Several weeks ago, Park posted the following on Facebook:
"Let's start a coffee party — a Red Bull party — anything but tea. Let's get together and drink cappuccino and have real political dialogue with substance and compassion."After Park was swamped by responses agreeing with her, that the Tea Party movement did not represent their of America, things snowballed. The official Coffee Party movement Facebook group has swelled to over 130,000 fans. They also have an official website. Interestingly, despite being founded in March of 2009, as opposed to weeks ago, the Tea Party facebook group has only 110,000 fans.
Saturday, local Coffee Party movement organizers will hold more than 350 meetings for the Coffee Party National Kick Off. Meetings will take place in almost every state, with national organizers encouraging groups of no more than eight people at a local (where else) coffee shop.
The Coffee Party movement declares the following on its Facebook page:
"We want jobs with decent pay for all Americans. We want affordable health care and education. We want our government to cut wasteful spending and practice fiscal discipline. We want regulation of Wall Street to protect consumers and promotion of financial literacy."It also states the following in a message to Congress:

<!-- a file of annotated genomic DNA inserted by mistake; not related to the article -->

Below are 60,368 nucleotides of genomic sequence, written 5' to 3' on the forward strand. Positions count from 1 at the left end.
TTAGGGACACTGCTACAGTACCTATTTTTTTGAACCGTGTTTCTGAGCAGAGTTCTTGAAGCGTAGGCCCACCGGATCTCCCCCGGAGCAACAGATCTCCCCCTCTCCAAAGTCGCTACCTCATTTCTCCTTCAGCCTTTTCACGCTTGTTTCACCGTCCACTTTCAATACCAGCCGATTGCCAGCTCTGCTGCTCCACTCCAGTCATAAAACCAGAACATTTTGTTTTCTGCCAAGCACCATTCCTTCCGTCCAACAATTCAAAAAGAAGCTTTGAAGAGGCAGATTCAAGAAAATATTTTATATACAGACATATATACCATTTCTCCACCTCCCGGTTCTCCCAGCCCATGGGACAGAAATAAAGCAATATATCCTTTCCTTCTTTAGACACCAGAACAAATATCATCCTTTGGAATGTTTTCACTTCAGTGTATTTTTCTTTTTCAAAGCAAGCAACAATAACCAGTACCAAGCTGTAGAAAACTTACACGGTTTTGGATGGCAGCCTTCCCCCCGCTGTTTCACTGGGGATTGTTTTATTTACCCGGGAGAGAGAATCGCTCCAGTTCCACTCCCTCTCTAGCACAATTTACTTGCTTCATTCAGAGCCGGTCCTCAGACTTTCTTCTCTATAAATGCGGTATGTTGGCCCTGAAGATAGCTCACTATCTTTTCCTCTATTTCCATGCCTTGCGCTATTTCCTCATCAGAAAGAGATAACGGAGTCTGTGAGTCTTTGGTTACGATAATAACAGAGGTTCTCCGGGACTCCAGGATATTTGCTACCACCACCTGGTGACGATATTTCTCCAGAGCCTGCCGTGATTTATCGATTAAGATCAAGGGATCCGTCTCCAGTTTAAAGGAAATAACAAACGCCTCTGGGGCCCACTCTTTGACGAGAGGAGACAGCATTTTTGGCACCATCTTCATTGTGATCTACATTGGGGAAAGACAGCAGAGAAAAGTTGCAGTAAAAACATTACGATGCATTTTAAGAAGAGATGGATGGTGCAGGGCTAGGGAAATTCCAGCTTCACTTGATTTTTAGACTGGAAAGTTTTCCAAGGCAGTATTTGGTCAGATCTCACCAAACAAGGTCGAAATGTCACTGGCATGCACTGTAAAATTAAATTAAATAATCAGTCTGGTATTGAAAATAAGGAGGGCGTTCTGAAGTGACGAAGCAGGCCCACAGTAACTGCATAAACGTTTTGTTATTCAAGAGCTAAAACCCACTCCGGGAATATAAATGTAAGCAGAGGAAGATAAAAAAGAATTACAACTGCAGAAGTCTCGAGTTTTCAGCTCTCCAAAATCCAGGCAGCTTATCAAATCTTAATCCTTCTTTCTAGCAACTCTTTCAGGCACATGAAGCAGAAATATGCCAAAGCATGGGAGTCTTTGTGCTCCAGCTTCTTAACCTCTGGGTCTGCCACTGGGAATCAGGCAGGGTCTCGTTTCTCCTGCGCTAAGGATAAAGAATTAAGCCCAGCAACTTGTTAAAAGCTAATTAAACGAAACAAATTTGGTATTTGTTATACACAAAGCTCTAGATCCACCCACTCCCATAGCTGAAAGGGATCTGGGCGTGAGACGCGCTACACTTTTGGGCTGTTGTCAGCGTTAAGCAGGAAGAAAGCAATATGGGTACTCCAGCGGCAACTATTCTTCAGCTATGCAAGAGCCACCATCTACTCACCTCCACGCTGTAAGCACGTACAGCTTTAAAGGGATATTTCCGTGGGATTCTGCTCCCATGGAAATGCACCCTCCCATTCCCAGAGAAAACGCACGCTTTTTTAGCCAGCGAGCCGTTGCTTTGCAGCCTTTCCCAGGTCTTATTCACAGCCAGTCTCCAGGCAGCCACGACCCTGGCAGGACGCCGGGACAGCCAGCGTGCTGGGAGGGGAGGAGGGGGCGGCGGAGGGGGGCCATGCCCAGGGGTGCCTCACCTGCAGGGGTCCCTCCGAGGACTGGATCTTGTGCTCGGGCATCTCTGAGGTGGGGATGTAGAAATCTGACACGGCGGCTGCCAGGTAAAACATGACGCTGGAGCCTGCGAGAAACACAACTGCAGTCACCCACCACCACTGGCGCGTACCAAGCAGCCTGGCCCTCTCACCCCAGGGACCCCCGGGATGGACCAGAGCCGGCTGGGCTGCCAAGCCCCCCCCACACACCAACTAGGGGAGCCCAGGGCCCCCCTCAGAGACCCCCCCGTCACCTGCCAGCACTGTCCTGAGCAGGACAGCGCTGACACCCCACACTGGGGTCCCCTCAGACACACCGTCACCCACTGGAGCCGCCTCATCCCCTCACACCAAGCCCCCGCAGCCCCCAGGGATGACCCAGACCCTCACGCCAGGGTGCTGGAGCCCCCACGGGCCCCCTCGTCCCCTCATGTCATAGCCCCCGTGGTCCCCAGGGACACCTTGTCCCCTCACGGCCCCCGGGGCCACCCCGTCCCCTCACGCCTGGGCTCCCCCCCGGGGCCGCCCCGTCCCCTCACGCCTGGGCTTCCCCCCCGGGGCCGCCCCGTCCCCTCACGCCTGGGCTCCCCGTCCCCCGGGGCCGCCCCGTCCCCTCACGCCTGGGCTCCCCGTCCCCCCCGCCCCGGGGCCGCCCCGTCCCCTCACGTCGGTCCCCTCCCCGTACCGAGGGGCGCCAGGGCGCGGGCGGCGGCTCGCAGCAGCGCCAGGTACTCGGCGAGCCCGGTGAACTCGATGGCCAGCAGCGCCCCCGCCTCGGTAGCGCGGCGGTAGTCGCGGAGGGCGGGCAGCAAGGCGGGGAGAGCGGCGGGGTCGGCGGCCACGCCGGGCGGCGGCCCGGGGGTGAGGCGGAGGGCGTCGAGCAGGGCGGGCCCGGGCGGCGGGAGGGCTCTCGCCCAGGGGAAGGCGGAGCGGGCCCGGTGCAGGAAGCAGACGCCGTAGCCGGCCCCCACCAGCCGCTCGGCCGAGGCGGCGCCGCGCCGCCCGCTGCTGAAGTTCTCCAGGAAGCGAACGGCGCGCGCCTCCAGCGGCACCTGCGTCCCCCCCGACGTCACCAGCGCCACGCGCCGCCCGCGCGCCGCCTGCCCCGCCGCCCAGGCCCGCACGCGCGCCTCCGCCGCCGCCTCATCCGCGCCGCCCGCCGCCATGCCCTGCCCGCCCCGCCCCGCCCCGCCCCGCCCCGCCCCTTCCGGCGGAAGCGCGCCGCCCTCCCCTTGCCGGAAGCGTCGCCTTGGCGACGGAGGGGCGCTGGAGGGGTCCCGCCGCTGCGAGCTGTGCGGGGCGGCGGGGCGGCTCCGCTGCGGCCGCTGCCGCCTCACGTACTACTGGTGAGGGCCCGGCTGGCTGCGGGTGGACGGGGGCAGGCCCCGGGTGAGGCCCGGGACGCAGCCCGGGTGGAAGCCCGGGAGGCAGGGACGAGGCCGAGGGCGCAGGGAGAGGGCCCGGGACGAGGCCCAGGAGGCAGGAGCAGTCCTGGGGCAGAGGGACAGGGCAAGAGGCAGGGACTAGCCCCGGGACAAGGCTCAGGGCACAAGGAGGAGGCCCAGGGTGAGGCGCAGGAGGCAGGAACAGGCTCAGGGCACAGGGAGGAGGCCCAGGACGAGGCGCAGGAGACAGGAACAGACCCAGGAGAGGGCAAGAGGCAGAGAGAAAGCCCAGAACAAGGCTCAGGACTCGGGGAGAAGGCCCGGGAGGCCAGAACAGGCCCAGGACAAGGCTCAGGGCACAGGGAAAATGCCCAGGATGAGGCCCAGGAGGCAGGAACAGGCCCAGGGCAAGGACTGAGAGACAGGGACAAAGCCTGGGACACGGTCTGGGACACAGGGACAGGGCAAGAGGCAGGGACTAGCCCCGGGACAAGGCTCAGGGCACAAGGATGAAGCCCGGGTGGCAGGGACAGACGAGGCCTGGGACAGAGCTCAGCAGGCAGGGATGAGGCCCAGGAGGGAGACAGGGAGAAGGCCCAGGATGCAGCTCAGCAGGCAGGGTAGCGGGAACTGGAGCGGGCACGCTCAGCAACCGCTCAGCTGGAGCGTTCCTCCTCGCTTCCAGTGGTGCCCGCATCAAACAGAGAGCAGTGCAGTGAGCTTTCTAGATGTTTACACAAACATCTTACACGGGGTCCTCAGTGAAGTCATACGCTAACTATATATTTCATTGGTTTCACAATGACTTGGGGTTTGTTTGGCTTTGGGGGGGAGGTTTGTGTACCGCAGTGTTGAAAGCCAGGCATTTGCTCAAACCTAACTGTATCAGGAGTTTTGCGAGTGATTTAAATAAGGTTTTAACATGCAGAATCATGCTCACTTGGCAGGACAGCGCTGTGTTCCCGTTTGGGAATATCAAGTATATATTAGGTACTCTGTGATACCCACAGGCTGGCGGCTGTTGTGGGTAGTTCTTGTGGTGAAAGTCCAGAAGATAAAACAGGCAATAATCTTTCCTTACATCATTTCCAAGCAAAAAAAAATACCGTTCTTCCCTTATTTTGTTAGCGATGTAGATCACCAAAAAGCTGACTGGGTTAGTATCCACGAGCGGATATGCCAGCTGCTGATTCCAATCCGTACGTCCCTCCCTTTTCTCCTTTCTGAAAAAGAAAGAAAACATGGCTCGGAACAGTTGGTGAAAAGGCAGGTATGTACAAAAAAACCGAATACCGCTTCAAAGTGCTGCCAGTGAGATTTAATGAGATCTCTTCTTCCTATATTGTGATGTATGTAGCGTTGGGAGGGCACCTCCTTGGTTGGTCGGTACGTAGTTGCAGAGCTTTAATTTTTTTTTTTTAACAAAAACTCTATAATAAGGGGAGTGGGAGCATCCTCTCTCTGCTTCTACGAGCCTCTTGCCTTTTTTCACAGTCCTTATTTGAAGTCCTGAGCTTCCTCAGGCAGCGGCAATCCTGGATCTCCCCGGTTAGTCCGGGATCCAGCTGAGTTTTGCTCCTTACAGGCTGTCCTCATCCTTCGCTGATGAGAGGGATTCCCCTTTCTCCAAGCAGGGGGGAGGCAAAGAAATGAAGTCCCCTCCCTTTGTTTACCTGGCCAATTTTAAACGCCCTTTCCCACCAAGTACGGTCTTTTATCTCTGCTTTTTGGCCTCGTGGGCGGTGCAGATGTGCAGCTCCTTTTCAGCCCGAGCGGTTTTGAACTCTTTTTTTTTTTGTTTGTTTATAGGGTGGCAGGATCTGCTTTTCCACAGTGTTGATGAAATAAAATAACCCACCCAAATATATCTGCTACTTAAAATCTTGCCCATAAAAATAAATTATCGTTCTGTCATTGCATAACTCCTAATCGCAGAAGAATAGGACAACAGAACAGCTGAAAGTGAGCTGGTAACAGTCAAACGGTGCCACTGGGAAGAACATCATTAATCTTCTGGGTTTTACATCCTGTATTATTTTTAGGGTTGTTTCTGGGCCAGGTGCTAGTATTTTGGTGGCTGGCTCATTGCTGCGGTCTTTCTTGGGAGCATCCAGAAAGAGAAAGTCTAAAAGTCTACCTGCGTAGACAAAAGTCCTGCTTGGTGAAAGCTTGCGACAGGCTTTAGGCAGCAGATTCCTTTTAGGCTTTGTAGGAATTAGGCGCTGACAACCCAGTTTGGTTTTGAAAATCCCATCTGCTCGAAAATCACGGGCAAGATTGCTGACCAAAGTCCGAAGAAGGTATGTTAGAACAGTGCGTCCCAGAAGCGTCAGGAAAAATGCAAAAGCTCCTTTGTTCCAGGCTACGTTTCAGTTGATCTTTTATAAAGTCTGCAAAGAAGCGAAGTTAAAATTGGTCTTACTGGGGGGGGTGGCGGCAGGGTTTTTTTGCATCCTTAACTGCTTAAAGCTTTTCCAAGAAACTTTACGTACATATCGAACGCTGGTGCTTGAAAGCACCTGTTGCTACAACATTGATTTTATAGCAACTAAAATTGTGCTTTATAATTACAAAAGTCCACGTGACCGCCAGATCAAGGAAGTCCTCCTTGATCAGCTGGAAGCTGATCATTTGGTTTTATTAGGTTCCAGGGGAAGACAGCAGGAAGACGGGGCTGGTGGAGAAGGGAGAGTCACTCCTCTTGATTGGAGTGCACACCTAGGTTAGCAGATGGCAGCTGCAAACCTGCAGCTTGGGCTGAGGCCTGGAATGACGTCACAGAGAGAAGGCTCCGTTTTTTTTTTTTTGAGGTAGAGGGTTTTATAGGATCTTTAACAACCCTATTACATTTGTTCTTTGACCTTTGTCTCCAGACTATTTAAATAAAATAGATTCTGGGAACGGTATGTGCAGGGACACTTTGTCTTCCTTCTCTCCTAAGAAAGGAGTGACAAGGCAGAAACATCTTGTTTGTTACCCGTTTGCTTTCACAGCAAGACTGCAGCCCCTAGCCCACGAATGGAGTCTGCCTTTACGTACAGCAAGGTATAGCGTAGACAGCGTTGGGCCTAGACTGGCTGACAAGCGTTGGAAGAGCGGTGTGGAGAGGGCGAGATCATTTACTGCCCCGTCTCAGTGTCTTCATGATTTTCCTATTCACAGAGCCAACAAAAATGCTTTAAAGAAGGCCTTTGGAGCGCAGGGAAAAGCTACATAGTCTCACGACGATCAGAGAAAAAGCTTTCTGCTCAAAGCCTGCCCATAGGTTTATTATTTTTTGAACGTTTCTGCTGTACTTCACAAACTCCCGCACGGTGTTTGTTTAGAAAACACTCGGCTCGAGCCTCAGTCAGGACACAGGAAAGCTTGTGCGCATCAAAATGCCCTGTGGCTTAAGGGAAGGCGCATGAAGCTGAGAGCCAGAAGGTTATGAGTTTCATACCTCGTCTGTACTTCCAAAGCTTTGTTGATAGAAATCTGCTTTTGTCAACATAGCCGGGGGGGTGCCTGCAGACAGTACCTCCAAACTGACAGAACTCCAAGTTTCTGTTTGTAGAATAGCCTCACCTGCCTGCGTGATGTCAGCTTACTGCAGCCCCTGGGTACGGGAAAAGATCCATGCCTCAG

"You work for us, not for corporations. We hired you and we get to fire you. We pay you and give you great health insurance. Now get to work serving the interests of the American people, or get out."The Coffee Party movement, like the Tea Party movement, believes that government does not represent them. Unlike the Tea Party, however, the Coffee Party wants to change it so that government does represent them. Meanwhile, the Tea Party wants government to go away.
It is clear, therefore, that the Tea Parties have not taken an example from Denmark. For years (2007, 2008, late 2009) Denmark has been called the "happiest place on earth."
University of Copenhagen Sociologist Peter Glindelock described part of the reason for the happiness in Denmark is, in fact, big government. He has conducted many studies on this issue.
Glindelock says part of the reason is the country's social system. "The happiness standard is the quality of life in different societies. And Denmark scores very highly on all those different values. So even though the climate is poor, which is part of that analysis, it still shows that the welfare state is very important for people's happiness."Watch a video from the Coffee Party Movement's website:
In Denmark, the state controls the health, educational, and other systems, and the Danes are willing to pay high taxes to support them. "And this kind of welfare state means that everybody gets more or less the same from the state," said Glindelock. "At least what the Danes like, they like an egalitarian society."